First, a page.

CRIPACC PhD student profiles
CRIPACC currently supports the following PhD students, many of whom are part time.
|Amany Alabdullah||Job Stress and Satisfaction among Saudi Paediatric Nurses||Professor Brian Littlechild|
Dr Lisa Whiting
Dr Ben Lui
|Sandra-Eve Bamigbade||Impact of Tourette’s Syndrome on mealtimes and family dynamics||Dr Samantha Rogers|
Dr Amanda Ludlow
A Sociological Investigation of the Experiences of Sporting Reminiscence for Men Living with Dementia
|Dr Elizabeth Pike|
Dr Claire Jenkin
Dr Elspeth Mathie
|Kayleigh Chester||Exploring young people's experience, perception and response to relational bullying: A mixed methods study||Professor Fiona Brooks|
Dr Lisa Whiting
Dr Neil Spencer
|Rachel Daly||The role of integrated community health and social care teams in promoting planned healthcare access for people living with dementia in care homes with and without nursing||
Professor Claire Goodman|
Dr Frances Bunn
|Nicole Darlington||How do Dementia Friendly Communities involve those further along the dementia trajectory?||Professor Claire Goodman|
Dr Elspeth Mathie
|Jeanette Ford||What are the health needs of Roma children in the community and what can health visitors and school nurses, do to improve health outcomes?||
Professor Sally Kendall|
Dr Louise Condon
Dr Denise Knight
|Obi Kanu Ijomanta||A multi-method study on sexual health knowledge in men with mild learning disabilities||Professor Brian Littlechild|
Dr Audrey Kempson
|Fredrick Iloebune||The role of faith-based organisations (FBO's) in the empowerment programme for children orphaned by Aids in Lagos State: A child's participatory rights perspective||Professor Brian Littlechild|
Dr Karen Lyons
Dr Andreas Bochmann
|Mike Kangira||An exploration of the extent to which the incorporation of self-neglect to safeguarding in the Care Act 2014 has improved Social Work intervention with older people known to self-neglect in England||Professor Brian Littlechild|
Professor Julia Williams
Dr Ben Lui
|Jacqueline Kelly||An exploratory study of the Lived Experience of having a sibling with intellectual disabilities||
Professor Sally Kendall|
Dr Sandra Baum
|Dawn Lukk||Socio-cultural factors influencing maternal nutrition in Arab Muslim women||Professor Wendy Wills|
Dr Angela Dickinson
|Kyle Lotay||The views of Approved Mental Health Professionals of the ways in which their work and perception of the role is impacted by approving Community Treatment Orders||Professor Brian Littlechild|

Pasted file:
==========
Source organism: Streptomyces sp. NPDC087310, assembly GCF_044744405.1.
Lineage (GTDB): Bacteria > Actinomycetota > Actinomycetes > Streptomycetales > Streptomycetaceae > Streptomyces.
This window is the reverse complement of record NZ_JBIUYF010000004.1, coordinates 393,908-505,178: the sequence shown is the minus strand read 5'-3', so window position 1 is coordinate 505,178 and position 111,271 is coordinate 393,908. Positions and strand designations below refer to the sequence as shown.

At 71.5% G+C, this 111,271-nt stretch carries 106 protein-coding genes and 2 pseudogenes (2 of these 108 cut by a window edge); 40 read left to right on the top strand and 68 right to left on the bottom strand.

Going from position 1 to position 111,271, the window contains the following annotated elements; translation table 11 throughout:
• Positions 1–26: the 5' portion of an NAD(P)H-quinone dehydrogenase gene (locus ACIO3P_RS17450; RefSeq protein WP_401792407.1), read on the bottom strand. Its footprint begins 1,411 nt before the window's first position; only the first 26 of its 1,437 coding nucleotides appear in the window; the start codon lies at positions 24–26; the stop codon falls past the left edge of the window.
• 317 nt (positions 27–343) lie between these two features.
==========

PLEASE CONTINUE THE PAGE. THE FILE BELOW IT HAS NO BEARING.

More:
Professor Shula Ramon
|Jane McClinchy||Nutrition Information for people with Type 2 Diabetes||
Dr Angela Dickinson |
Professor Wendy Wills
|Claire Sanday||What are the key issues for women who perceive they have drinking problems in how they view the nature of those problems and issues for them in accessing support for them?||Professor Brian Littlechild|
Dr Audrey Kempson
|Rachel Sharpe||Suicide in Dementia||Professor Claire Goodman|
Professor Julia Jones
|Sarah Vollam||Recovery following intensive care discharge||
Professor Natalie Pattison|
Professor Hilary Thomas
Dr Peter Watkinson
Sandra-Eve Bamigbade: Understanding shared mealtime experiences for adolescents with Tourette Syndrome and Tic Disorders within multiple foodscapes
Supervised by Dr Samantha Rogers, Dr Amanda Ludlow and Professor Wendy Wills
Virgina Woolf famously said "One cannot think well, love well, sleep well, if one has not dined well". Food is more than nutrition, it is a means of connection and can significantly alter the quality of life of those with eating difficulties. It is this theme which has been of great interest and that has led me to research mealtime experiences.
For my Master’s project at the University of Hertfordshire (2015-2016) I worked on my dissertation under the supervision of Dr Samantha Rogers. I conducted quantitative research to explore whether children’s eating behaviours and parental use of controlling feeding practices differed according to parental ethnicity and weight status. I enjoyed the research process thoroughly, although it was challenging. The chance to grow and overcome research obstacles made the whole process fulfilling and being able to write up findings of my own was an achievement in itself! By the time I finished my MSc, I was unsure what my next step was. Unbeknownst to me, a year later I would be working under the guidance of Dr Samantha Rogers again on a multidisciplinary PhD in Food and Public Health within CRIPACC.